The 2012-2013 Refrigerator Rants End-of-Season Awards

It’s time to (belatedly) celebrate the end of the television season by giving out meaningless awards!

Sorry for being so late with this. I’ve been busy with other things and haven’t had much time to reflect on the TV season that just passed. But more importantly, I had a lot of frustrations with TV dramas this past season, which sapped my motivation to do these awards. But this has become somewhat of a tradition at the blog, so despite the drama categories being even thinner than last year (based on what I watched), I’m still going to pick my favourite performers and TV shows. The awards can be found after the jump. Continue reading “The 2012-2013 Refrigerator Rants End-of-Season Awards”

New Girl Versus the Will-They/Won’t-They Trope

I don’t have time to post an extensive essay this week (Internet life, meet real life), but I wanted to share some thoughts on what one my favourite comedies, New Girl, has been doing this season. In particular, I wanted to talk about what the show has been doing with Nick and Jess, who are currently in the midst of one of the most interesting romantic sitcom subplots in recent memory. Continue reading “New Girl Versus the Will-They/Won’t-They Trope”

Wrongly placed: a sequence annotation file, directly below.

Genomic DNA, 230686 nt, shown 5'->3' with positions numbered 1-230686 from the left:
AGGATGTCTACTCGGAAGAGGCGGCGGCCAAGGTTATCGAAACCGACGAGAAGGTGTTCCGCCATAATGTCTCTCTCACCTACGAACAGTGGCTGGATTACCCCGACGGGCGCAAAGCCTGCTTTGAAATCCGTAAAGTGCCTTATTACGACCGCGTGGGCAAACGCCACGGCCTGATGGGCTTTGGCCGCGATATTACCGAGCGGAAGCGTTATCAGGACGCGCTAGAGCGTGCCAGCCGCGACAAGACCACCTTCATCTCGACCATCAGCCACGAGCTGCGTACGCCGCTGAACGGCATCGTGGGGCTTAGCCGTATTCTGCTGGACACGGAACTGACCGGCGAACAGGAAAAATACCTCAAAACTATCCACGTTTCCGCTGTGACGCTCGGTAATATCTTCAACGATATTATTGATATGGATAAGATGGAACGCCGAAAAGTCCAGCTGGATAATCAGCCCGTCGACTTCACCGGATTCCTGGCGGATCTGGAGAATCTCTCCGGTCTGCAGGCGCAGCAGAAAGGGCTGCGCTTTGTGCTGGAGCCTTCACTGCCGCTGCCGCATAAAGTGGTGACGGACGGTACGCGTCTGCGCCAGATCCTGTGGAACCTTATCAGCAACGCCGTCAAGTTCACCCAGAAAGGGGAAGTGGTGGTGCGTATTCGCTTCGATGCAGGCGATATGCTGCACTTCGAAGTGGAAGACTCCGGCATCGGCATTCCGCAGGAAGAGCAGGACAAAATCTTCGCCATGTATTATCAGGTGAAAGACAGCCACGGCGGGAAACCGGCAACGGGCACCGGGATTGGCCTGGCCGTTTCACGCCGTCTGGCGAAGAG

New Girl and the Misuse of TV Tropes

Fox’s new sitcom, New Girl, has been marketed with the kind of tagline that just invites mockery: “Simply adorkable.” It’s as if the network was telling potential viewers, “Hey, don’t take this show too seriously.” Perhaps that’s why so much of the pre-air and post-air conversation about the show, from both critics and regular viewers, has been dismissive, pigeonholing its central character, Jess (Zooey Deschanel), as a manic-pixie-dream-girl (MPDG) fantasy for male hipsters, without further analysis.

Full disclosure: I enjoyed New Girl. That is to say, I liked it, but I didn’t adore it. (Adork it?) But I’m not leaping to the show’s defense here. People are allowed to like what they like and dislike what they dislike. What concerns me is that aforementioned dismissive attitude towards the show. It’s disconcerting when it comes from viewers and even more so when it comes from critics. When the conversation about New Girl has been reduced to talking about whether or not it fits a TV trope, we’re not really discussing the show anymore. Instead, we’re discussing the validity of a trope, trying to lend false objectivity to what should really be a matter of opinion. It’s not even a clear conversation, because there doesn’t seem to be agreement about what a “manic pixie dream girl” is. If this “reductio ad tropium” – pardon my Dog Latin – becomes the new norm, then it has profoundly disturbing implications for the state of television criticism and online television discussion as a whole. Continue reading “New Girl and the Misuse of TV Tropes”